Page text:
THE WHITE HOUSE
Office of the Press Secretary (Honolulu, Hawaii) ______________________________________________________________ For Immediate Release November 16, 1994
REMARKS BY THE PRESIDENT
TO MILITARY PERSONNEL AND FAMILIES
Hickam Air Force Base Honolulu, Hawaii
7:05 P.M. (L)
THE PRESIDENT: Thank you so much. (Applause.) It's good to be home. Thank you. (Applause.)
Admiral Macke, General Kealoha, Senator Akaka, Congresswoman Mink, Congressman Abercrombie, Governor and Mrs. Waihee. To Governor-elect Cayetano and Lieutenant Governor-elect Hirono, and Mayor Harris. Hillary and I and our distinguished Secretary of Commerce Ron Brown, we're all very glad to be here with all of you. (Applause.)
I want to say a special word of thanks and appreciation to the service members and the spouses, the families of the Army, the Navy, the Air Force, the Marine Corps, the Coast Guard, all of you stationed here in Hawaii. And I'd like to say a special word of thanks to the Marine Corps Band for making me feel so very at home when I got off the airplane. Thank you. (Applause.)
I'm glad to be back at Hickam. I want all of you to know that while you're a long way from the mainland, you're never far from the hearts of every American who understands what you're doing here to keep our country safe and strong. I thank all of you for that.
As you know, I have just returned from a trip to Asia, a trip that began on Veterans Day at Arlington National Cemetery, where on behalf of the American people I was able to express our gratitude for those who paid the ultimate sacrifice to keep our nation free.
I then stopped at our air base in Alaska. It was rather different than here. (Laughter.) It was about 23 degrees, the snow was already knee-deep and coming down, but it was very warm. And the men and women there in uniform are also doing a very important job for America.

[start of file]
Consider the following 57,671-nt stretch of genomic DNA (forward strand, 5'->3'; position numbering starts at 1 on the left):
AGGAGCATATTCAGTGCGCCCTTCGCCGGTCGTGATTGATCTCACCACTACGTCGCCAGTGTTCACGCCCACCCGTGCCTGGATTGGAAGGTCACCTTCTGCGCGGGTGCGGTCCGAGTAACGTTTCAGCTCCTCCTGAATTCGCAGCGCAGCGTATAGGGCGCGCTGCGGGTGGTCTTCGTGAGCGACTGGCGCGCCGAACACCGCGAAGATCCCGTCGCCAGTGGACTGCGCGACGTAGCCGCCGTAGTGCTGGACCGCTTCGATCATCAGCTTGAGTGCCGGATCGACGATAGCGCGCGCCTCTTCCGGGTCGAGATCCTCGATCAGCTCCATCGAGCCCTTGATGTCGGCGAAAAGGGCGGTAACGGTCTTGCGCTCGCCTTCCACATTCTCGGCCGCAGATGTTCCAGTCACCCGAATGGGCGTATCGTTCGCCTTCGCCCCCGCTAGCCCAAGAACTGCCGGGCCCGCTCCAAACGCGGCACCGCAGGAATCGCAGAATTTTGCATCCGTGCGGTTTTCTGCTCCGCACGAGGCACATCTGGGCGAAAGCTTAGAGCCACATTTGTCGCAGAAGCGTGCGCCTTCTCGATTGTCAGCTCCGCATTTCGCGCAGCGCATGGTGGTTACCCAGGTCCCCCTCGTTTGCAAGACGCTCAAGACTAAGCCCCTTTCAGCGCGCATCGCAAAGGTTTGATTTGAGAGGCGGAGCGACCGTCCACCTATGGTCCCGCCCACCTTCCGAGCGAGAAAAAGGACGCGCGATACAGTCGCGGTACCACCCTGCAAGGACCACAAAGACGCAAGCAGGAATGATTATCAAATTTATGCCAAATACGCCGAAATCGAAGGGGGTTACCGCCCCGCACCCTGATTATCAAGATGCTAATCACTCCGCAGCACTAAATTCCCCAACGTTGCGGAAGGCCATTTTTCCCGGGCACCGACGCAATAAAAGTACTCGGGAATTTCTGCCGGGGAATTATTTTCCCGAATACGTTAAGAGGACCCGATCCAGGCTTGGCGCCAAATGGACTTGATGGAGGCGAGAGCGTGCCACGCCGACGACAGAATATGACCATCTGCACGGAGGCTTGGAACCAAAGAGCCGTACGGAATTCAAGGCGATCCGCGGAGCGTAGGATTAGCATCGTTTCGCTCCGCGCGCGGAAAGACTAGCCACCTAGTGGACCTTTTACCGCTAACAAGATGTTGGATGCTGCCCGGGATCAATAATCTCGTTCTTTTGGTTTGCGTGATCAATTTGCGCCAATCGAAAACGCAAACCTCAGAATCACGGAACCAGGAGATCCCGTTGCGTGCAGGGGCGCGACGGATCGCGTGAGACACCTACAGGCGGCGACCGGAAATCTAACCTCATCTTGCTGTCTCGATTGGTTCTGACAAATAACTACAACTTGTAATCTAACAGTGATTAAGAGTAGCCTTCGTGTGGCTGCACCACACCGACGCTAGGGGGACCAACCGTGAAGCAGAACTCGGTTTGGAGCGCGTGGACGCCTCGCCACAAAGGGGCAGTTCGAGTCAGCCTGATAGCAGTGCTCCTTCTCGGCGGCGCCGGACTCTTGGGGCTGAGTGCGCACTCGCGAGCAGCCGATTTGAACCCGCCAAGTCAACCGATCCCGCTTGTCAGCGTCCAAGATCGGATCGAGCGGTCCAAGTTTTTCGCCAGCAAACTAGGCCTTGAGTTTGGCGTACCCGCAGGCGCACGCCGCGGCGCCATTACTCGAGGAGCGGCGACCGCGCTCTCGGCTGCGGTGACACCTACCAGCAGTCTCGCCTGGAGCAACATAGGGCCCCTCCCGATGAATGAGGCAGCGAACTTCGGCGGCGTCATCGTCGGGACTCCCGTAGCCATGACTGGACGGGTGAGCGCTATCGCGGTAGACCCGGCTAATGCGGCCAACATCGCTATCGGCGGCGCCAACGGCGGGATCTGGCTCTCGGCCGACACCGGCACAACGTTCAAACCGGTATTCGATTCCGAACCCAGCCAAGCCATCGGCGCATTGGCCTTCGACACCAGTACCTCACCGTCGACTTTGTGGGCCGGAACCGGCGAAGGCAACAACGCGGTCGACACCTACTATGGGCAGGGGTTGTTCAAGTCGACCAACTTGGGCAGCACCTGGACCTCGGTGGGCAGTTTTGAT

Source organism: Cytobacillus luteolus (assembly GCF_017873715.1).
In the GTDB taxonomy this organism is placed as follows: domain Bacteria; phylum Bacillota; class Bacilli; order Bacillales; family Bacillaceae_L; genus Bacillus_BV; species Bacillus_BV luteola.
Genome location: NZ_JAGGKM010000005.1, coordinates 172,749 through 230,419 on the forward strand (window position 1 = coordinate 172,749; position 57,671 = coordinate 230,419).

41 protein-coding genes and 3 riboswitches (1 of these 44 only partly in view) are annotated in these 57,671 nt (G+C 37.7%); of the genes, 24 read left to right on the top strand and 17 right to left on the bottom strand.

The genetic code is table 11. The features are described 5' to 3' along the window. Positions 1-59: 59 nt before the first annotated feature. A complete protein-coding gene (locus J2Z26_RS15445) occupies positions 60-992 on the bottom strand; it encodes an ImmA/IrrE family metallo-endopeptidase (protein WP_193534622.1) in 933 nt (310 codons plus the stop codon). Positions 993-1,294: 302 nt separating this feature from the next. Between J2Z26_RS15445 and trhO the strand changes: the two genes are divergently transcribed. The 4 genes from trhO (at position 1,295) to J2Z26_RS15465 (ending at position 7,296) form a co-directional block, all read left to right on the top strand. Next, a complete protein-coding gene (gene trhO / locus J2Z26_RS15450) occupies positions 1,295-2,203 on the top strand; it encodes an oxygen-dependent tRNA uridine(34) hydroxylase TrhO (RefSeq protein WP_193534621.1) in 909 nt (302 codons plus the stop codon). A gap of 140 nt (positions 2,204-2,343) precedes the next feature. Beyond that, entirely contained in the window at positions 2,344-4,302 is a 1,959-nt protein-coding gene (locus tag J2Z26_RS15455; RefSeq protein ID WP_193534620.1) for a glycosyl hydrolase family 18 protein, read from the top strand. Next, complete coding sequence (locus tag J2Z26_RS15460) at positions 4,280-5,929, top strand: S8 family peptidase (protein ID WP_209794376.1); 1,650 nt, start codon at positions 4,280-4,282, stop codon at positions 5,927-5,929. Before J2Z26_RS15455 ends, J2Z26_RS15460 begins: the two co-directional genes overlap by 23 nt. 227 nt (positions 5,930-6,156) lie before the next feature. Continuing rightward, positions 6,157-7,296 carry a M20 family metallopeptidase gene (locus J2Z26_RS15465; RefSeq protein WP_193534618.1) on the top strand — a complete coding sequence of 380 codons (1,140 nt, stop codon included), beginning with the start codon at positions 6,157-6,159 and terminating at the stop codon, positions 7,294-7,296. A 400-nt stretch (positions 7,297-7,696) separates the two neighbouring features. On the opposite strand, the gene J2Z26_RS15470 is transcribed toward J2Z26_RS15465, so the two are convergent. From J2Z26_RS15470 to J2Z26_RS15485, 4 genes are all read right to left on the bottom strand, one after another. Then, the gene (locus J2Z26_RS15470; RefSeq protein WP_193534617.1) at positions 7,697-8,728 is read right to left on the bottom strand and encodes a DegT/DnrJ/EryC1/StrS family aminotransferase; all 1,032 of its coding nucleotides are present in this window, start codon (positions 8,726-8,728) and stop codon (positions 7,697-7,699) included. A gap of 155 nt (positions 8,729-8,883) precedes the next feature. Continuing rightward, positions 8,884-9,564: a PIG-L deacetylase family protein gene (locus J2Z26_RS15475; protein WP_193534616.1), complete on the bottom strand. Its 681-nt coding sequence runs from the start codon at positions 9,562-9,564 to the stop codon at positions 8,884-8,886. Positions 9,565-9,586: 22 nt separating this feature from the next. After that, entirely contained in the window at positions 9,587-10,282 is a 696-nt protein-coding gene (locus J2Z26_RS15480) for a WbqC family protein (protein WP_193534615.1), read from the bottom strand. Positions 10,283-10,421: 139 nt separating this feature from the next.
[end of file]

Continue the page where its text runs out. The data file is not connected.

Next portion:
And I went to Manila in the Philippines to honor those who fought in World War II. (Applause.)
It has been an immensely rewarding time for me to serve as the President and Commander in Chief. Just a few days ago I was in the Persian Gulf with our forces there who got there so quickly and stopped the aggression of Saddam Hussein before it ever got started thanks to the United States. (Applause).
So to all of you here and all of your counterparts around the world, I say the world knows that the skills of our fighting men and women have never been higher. Your capacity to carry out our missions has never been greater. Your commitment to liberty has never been stronger. The world is more peaceful and secure because of you. And the most important thing I came here to say tonight is thank you.
You know, the world is changing profoundly. There are still threats out there, and they are significant -- threats of proliferation of weapons of mass destruction, threats of terrorism, the growing international drug trade, and the rise of international organized crime in the wake of communism's fall.